The Piedmonter’s refined dress designs already have a faithful following.
Finding herself at a critical crossroad in life, Piedmont resident Kia Moore chose a courageous path. When her second of two adult sons left for college in 2019, the long-time stay-at-home-mother began to think about the next phase—only to have her ideas to return to the workforce abruptly halted in early 2020 when the pandemic hit. In 2022, Moore buffed up her resumé that includes a background working in finance and serving in multiple capacities as a parent: classroom volunteer, chauffeur, at-home educational supervisor, bookkeeper/oversee/manager of the family’s medical, legal, and financial obligations and daily schedules, and more.
“Searching for work and making a resumé was, well, not fun,” she says in a phone interview. What was fun, however, was thinking about the sundresses she has long loved and dreamed of creating under her own brand. A memory from years ago involving working with the fashion stylist for Brooke Shields to retrofit the actress’ wardrobe reminded Moore of her instinct for fine fabrics and an eye for clothing with refined, simple designs that fit like a second skin on the female body.
Following a trip to Los Angeles with friends that inevitably included shopping for and researching custom designed dresses, Moore dove in to her entrepreneurial urges. She went online to register Kia Moore Dress as an LLC and began buying fabric at retail prices and engaging a Piedmont-based dressmaker who could make items without patterns. “I would draw a cruddy drawing and describe it, and then we’d make adjustments. I knew it wasn’t sustainable to work that way: buying expensive fabric for one or two dresses,” she says. “But I was figuring out what I ultimately wanted to make. After six months, I went to the Los Angeles Fabric Show and looked at fabrics from all over the world. They were much less expensive because they were wholesale.”
Realizing she had to slow down and restructure her process, she attended fabric shows and seminars, took classes online, and talked to everyone possible to learn more about the industry. Soon, Moore found a company that assisted her to develop her first few dresses and made the patterns and the tech packs she now takes to a factory in San Leandro for production.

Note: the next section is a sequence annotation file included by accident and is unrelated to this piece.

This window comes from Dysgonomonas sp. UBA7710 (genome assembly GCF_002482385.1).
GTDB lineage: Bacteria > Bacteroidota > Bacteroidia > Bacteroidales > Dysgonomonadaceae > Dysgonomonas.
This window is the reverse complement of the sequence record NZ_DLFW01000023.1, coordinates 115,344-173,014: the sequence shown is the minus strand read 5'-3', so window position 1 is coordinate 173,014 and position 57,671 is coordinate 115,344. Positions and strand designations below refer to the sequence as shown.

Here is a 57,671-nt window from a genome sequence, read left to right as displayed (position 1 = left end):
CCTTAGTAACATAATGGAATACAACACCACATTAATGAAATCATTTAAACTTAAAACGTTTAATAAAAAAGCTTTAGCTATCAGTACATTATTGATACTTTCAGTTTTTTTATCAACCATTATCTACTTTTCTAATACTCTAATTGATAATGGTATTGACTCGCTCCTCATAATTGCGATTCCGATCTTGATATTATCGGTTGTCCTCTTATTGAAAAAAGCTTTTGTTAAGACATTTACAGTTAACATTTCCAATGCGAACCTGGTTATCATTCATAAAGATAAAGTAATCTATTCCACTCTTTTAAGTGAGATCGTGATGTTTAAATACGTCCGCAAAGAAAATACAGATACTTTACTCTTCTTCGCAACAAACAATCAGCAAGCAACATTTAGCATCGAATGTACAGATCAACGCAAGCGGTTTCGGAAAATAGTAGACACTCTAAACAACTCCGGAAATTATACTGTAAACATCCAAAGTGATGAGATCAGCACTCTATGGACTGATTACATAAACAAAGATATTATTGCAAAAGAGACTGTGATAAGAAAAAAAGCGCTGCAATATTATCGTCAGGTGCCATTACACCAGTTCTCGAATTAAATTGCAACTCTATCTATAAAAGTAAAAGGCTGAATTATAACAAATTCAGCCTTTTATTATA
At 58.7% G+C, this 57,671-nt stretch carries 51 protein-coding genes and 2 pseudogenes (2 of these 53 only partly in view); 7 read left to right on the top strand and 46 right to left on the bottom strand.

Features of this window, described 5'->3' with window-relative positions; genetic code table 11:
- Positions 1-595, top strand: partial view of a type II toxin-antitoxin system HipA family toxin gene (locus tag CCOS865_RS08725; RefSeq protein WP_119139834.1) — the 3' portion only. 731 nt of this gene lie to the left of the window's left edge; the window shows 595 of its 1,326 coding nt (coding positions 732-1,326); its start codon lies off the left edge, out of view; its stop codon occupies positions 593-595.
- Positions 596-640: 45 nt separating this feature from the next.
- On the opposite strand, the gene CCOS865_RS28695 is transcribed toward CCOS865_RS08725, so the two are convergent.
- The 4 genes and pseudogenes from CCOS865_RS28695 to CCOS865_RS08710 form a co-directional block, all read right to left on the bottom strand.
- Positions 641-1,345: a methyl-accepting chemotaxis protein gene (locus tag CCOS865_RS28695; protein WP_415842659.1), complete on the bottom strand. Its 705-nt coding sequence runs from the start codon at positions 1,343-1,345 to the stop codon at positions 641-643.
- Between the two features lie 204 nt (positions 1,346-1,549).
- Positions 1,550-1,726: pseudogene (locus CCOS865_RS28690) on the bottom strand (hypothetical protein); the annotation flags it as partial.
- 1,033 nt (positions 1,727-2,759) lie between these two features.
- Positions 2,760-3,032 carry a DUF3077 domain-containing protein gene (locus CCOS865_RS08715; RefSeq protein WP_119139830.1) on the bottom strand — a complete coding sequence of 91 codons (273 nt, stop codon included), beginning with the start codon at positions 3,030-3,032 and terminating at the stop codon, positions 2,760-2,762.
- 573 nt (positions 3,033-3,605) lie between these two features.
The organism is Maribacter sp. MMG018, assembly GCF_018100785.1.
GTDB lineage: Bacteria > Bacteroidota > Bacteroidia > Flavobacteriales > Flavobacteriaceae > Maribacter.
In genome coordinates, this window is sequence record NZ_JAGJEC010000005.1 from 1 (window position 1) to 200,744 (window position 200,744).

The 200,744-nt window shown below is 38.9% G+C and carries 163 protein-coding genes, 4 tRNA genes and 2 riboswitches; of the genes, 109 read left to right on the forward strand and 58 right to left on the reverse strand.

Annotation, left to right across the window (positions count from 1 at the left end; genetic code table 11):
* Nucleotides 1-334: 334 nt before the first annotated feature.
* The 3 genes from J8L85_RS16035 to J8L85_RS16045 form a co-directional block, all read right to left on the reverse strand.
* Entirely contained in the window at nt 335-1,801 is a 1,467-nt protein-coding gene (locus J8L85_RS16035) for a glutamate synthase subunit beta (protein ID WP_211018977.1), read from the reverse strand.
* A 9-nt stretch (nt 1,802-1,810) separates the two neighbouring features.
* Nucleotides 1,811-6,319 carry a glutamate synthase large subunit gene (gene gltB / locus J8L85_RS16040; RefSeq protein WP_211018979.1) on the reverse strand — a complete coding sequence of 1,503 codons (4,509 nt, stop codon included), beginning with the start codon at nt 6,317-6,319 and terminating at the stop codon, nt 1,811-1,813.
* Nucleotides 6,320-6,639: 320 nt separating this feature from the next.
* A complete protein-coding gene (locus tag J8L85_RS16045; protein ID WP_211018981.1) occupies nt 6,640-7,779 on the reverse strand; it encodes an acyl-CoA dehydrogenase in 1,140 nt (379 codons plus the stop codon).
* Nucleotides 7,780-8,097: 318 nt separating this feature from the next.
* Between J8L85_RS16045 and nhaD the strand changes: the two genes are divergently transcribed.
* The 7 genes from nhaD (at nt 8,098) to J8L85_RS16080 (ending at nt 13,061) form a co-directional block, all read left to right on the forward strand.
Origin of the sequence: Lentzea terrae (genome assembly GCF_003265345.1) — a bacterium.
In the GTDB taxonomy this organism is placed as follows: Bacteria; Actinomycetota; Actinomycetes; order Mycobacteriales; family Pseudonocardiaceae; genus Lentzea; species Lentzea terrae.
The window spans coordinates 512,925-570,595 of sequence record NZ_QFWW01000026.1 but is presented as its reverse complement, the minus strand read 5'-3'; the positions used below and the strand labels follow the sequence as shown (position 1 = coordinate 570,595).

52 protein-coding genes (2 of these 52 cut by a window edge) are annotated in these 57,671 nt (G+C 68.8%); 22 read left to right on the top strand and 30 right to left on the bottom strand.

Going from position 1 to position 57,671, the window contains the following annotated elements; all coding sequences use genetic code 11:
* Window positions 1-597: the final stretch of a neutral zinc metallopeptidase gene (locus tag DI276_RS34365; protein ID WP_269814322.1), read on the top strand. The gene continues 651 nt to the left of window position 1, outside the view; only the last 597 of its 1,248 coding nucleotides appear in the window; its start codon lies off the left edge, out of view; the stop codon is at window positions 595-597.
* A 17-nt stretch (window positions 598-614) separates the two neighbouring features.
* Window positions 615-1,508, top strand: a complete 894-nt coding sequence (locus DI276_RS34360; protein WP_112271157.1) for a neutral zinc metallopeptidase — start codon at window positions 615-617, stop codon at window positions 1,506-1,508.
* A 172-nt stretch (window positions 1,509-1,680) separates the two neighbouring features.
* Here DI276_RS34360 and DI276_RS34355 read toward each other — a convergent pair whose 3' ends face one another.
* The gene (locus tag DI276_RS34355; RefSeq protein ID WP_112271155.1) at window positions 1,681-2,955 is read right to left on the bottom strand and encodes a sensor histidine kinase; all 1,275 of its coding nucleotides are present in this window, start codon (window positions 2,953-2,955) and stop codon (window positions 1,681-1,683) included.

Development and manufacturing took longer than anticipated, with her first summer dresses launching in September 2023. “That timing is the number one no-no,” she admits, before returning to her innately sunny and optimistic outlook. “This means I’ll have them ready in the Spring and I’m working on three new ones to add so I’ll have five summer dresses, two fall/winter, and about eight dresses in the line.”
Piedmont’s Lesley Evers is a local designer Moore has followed and offered advice during the early days. “I called her and told her what I was doing and she said, “Do not do it. Run away.” Later, when I went ahead and launched, she called and said she’d help me with anything. It’s a tough industry and I know as a sole, woman-owned business, the odds are against me. I’m trying to be savvy and smart as I find my niche.”
Central to Moore’s “niche” are likely to be the highly curated sustainable fabrics she selects. “It has to feel good, be comfortable to wear. I can’t really say how I know, it’s just instinct?” she says.
The Beth Dress (pictured in top photo), a mid-length dress lined from the waist down and featuring a self-tie belt, front slit, and sleek silhouette, comes in a silky navy blue and pink paisley fabric. “The moment I saw the fabric, I had to have it. I asked the vendor, “How much do you have?” It’s deadstock from Italy, meaning it was leftover from something else and is considered sustainable because it’s already been made. By buying it up, I’m saving it from going into the earth, into a landfill.”
Her dresses, she likes to say, are unfussy, simple, and “one-and-done.” A person can toss it on, dress it up or down with a jacket or jewelry, and always count on comfort. “There’s no tight waist like in pants. When it’s hot, it’s heaven, compared to jeans and a t-shirt. It’s the opposite of restrictive. And I try to have pockets in all of them. Everyone but my sister likes that; she’s in the minority.” Inspiration drawn long ago from designers like Calvin Klein, whose clothing was sophisticated without being fussy, extend to Moore’s overall style. “My hairdresser is always trying to get me to have my hair blown dried, lifted, and swirled. I just want mine straight, and to wear no makeup, like you’re on the beach. I have an old photo with my sister and [me] in matching dresses. They’re pink and orange stripe, sleeveless, and straight, like a shift.”
In her closet today are favorites: a Cynthia Rowley dress that’s blue with pink, orange and yellow flowers she says are “four colors that just work together.” The fabric in another dress is pink, purple, light blue and dark blue. “People stop me, including men, to say they love it. It’s an Indian block print by a brand named Banjanan,” Moore says.
Asked about selling online at her website and advertising her brand through social media, primarily Instagram and Facebook, Moore says her immediate plans are to take her brand to more online clothing platforms, specialty bricks-and-mortar boutiques, and resort shops in Hawaii and Southern California. Recently, she celebrated a milestone: the first dress sold to a stranger instead of someone she knows locally or through friends, family, and social connections in Piedmont. Eventually, with more visibility and orders, Moore hopes to change the company’s name from Kia Moore Dress to KMD. That, she says, would be fun to have on the label.